2. Russia (Power Held by Political Machiavellianism): Russia has a ruling oligarchy whose roots go far back in history. After the dissolution of the Soviet Union, many (former) Soviet republics accumulated massive amounts of wealth during the 1990s through the country’s privatization. They then effectively became Russia’s oligarchs, who played a huge role in the country’s politics, such as getting Boris Yeltsin re-elected in 1996. Since 2014, the United States has imposed sanctions on many oligarchs for supporting the government’s “malign activity around the globe” (Kolesnikov), including the war in Ukraine.
  3. Apartheid South Africa (Power Held by Racial Group): Just like religion, race can also become a factor in an oligarchy, as was the case in Apartheid South Africa. After the Second Boer War ended in 1902, the whites gained power over the entire country, despite constituting only 20% of the population. They had access to all educational as well as business opportunities, and they denied these to the Black majority. In 1948, the Whites established this as the official government policy, known as apartheid. It lasted till 1994 when democracy was established in the country, allowing Blacks to finally gain power.

See 21 More Oligarchy Examples

Similarities Between Plutocracy and Oligarchy

In both plutocracy and oligarchy, a small group of people holds all the power and there is unjustness in society.

  • Self-Interested Minority: Both plutocracy and oligarchy are political regimes in which power rests in the hands of a small group, although the basis of that power (money, family, military, etc.) may differ. Further, this small group is usually concerned with serving its own interests, often at the expense of the larger majority. Therefore, since Aristotle’s times, the terms have carried a pejorative connotation.
  • Unjust and Oppressive: Since both these political regimes are ruled by small minorities that primarily serve their own interests, the respective societies are usually unfair. There is a high level of income inequality and little to no social mobility (economic status remains unchanged over time & generations). These power structures operate best in totalitarian forms of government, where people cannot remove the leaders through elections.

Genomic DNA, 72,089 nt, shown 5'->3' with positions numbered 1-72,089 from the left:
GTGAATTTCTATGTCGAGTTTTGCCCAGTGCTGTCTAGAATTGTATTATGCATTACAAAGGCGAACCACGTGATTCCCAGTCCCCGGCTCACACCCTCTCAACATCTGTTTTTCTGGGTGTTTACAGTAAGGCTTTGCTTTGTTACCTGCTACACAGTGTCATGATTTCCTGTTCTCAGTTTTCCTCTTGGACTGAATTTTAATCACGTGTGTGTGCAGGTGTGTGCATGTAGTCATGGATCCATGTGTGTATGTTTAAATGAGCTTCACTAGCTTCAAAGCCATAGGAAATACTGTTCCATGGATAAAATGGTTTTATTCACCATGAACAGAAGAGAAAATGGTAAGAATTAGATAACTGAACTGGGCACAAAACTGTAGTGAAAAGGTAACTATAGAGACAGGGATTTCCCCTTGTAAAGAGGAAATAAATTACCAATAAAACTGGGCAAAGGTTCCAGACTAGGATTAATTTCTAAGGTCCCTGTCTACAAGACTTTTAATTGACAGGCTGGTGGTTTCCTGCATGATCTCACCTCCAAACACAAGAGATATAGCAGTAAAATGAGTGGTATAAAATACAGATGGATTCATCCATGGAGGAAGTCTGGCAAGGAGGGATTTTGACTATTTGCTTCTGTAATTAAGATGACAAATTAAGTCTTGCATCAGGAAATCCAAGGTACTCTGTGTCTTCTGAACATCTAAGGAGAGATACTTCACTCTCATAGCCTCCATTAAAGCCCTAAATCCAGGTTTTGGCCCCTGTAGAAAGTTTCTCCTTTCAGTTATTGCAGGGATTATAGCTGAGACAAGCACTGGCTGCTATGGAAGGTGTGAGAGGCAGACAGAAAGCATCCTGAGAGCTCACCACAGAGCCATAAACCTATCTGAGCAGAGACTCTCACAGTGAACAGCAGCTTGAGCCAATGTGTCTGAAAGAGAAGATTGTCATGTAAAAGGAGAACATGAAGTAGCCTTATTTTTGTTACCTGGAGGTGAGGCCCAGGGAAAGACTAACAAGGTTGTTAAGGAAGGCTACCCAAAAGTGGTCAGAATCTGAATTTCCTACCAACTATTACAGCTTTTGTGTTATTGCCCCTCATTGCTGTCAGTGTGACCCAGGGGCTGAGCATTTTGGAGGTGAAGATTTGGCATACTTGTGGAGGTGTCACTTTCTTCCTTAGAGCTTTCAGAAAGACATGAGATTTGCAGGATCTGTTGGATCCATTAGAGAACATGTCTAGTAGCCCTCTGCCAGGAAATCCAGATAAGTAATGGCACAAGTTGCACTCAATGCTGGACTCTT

Differences Between Plutocracy and Oligarchy

In a plutocracy, wealth is the primary basis of power and influence, while in an oligarchy, there are various factors.

  • Ruling Leaders: The ruling leaders in a plutocracy are always rich. In contrast, the leaders in an oligarchy may or may not be rich. Their power can be rooted in various things, such as family connections, religious positions, military power, etc. So, all plutocracies are oligarchies but not the other way around.
  • Scope of Influence: In a plutocracy, wealth is what allows individuals to influence the political sphere. For example, in democracies, rich businessmen can lobby, bribe, or make campaign contributions to get politicians on their side. On the other hand, oligarchies can involve various factors. For example, a religious leader can use the authority of sacred texts to make decisions (which may secretly be beneficial to themselves.)


In both plutocracy and oligarchy, power is concentrated in a few hands; however, the source of this power differs in the two.

In a plutocracy, wealth is the only means through which the ruling leaders gain control. Oligarchy, on the other hand, can involve religion, race, or any other factor through which a small group gains power. 

While both terms often carry a pejorative sense, some scholars also see them as being inevitable—organizations always lead to oligarchy. However, despite this, scholars like Michels believe that we must always fight against oligarchy, promoting ideals of democracy & fairness.


Kertscher, T. & Borowski, G. (2011). “The Truth-O-Meter Says: True – Michael Moore says 400 Americans have more wealth than half of all Americans combined”. PolitiFact. Poynter Institute.

Kolesnikov, A. 2019) “Russian Oligarchs in the Era of Sanctions”. Carnegie Moscow Center.

Piketty, T. (2013). Capital in the Twenty-First Century. Harvard University Press.

Rucht, D. (2007). “Oligarchy and Organization” in (ed.) George Ritzer’s The Blackwell Encyclopedia of Sociology. Wiley-Blackwell.

Stiglitz J. E. (May 2011) “Of the 1%, by the 1%, for the 1%”. Vanity Fair.  

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Sourabh Yadav is a freelance writer & filmmaker. He studied English literature at the University of Delhi and Jawaharlal Nehru University. You can find his work on The Print, Live Wire, and YouTube.

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This article was peer-reviewed and edited by Chris Drew (PhD). The review process on Helpful Professor involves having a PhD level expert fact check, edit, and contribute to articles. Reviewers ensure all content reflects expert academic consensus and is backed up with reference to academic studies. Dr. Drew has published over 20 academic articles in scholarly journals. He is the former editor of the Journal of Learning Development in Higher Education and holds a PhD in Education from ACU.